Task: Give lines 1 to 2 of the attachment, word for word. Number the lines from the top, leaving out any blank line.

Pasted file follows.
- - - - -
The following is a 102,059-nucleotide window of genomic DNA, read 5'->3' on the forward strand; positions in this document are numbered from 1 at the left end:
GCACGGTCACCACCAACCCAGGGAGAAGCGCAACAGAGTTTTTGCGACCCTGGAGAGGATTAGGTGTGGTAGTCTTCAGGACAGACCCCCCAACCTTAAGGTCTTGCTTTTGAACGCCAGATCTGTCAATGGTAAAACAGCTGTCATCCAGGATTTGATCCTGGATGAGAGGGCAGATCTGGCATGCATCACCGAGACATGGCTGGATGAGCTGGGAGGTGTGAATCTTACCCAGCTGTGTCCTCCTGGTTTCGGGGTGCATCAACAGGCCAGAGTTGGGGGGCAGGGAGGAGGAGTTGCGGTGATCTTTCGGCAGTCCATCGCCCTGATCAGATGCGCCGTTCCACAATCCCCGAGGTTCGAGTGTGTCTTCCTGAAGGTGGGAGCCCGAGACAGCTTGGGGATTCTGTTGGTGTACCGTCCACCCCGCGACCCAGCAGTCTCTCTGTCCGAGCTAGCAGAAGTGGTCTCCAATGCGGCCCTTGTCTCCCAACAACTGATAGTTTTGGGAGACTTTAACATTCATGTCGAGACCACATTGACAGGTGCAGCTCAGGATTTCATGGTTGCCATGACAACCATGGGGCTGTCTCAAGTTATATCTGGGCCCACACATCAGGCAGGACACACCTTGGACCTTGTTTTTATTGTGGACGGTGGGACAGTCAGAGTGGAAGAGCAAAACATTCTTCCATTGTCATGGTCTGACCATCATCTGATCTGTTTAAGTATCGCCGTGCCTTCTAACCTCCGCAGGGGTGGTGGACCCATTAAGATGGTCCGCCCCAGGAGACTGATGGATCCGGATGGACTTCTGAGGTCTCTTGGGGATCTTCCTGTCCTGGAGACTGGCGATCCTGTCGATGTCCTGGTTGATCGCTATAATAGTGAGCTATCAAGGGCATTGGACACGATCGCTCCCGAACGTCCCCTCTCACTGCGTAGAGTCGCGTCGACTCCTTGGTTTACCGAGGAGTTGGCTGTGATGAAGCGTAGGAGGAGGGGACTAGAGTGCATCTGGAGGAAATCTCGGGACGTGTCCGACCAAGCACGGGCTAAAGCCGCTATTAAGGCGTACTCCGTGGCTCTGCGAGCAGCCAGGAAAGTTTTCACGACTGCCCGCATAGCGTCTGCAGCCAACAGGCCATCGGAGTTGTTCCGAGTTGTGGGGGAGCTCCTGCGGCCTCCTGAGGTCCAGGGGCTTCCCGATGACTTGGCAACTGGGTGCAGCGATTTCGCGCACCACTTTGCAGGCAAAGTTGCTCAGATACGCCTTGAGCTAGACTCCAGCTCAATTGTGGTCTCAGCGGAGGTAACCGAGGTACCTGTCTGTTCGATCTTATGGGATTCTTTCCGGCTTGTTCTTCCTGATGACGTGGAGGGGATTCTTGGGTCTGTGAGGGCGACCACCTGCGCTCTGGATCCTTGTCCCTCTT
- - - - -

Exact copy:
The following is a 102,059-nucleotide window of genomic DNA, read 5'->3' on the forward strand; positions in this document are numbered from 1 at the left end:
GCACGGTCACCACCAACCCAGGGAGAAGCGCAACAGAGTTTTTGCGACCCTGGAGAGGATTAGGTGTGGTAGTCTTCAGGACAGACCCCCCAACCTTAAGGTCTTGCTTTTGAACGCCAGATCTGTCAATGGTAAAACAGCTGTCATCCAGGATTTGATCCTGGATGAGAGGGCAGATCTGGCATGCATCACCGAGACATGGCTGGATGAGCTGGGAGGTGTGAATCTTACCCAGCTGTGTCCTCCTGGTTTCGGGGTGCATCAACAGGCCAGAGTTGGGGGGCAGGGAGGAGGAGTTGCGGTGATCTTTCGGCAGTCCATCGCCCTGATCAGATGCGCCGTTCCACAATCCCCGAGGTTCGAGTGTGTCTTCCTGAAGGTGGGAGCCCGAGACAGCTTGGGGATTCTGTTGGTGTACCGTCCACCCCGCGACCCAGCAGTCTCTCTGTCCGAGCTAGCAGAAGTGGTCTCCAATGCGGCCCTTGTCTCCCAACAACTGATAGTTTTGGGAGACTTTAACATTCATGTCGAGACCACATTGACAGGTGCAGCTCAGGATTTCATGGTTGCCATGACAACCATGGGGCTGTCTCAAGTTATATCTGGGCCCACACATCAGGCAGGACACACCTTGGACCTTGTTTTTATTGTGGACGGTGGGACAGTCAGAGTGGAAGAGCAAAACATTCTTCCATTGTCATGGTCTGACCATCATCTGATCTGTTTAAGTATCGCCGTGCCTTCTAACCTCCGCAGGGGTGGTGGACCCATTAAGATGGTCCGCCCCAGGAGACTGATGGATCCGGATGGACTTCTGAGGTCTCTTGGGGATCTTCCTGTCCTGGAGACTGGCGATCCTGTCGATGTCCTGGTTGATCGCTATAATAGTGAGCTATCAAGGGCATTGGACACGATCGCTCCCGAACGTCCCCTCTCACTGCGTAGAGTCGCGTCGACTCCTTGGTTTACCGAGGAGTTGGCTGTGATGAAGCGTAGGAGGAGGGGACTAGAGTGCATCTGGAGGAAATCTCGGGACGTGTCCGACCAAGCACGGGCTAAAGCCGCTATTAAGGCGTACTCCGTGGCTCTGCGAGCAGCCAGGAAAGTTTTCACGACTGCCCGCATAGCGTCTGCAGCCAACAGGCCATCGGAGTTGTTCCGAGTTGTGGGGGAGCTCCTGCGGCCTCCTGAGGTCCAGGGGCTTCCCGATGACTTGGCAACTGGGTGCAGCGATTTCGCGCACCACTTTGCAGGCAAAGTTGCTCAGATACGCCTTGAGCTAGACTCCAGCTCAATTGTGGTCTCAGCGGAGGTAACCGAGGTACCTGTCTGTTCGATCTTATGGGATTCTTTCCGGCTTGTTCTTCCTGATGACGTGGAGGGGATTCTTGGGTCTGTGAGGGCGACCACCTGCGCTCTGGATCCTTGTCCCTCTT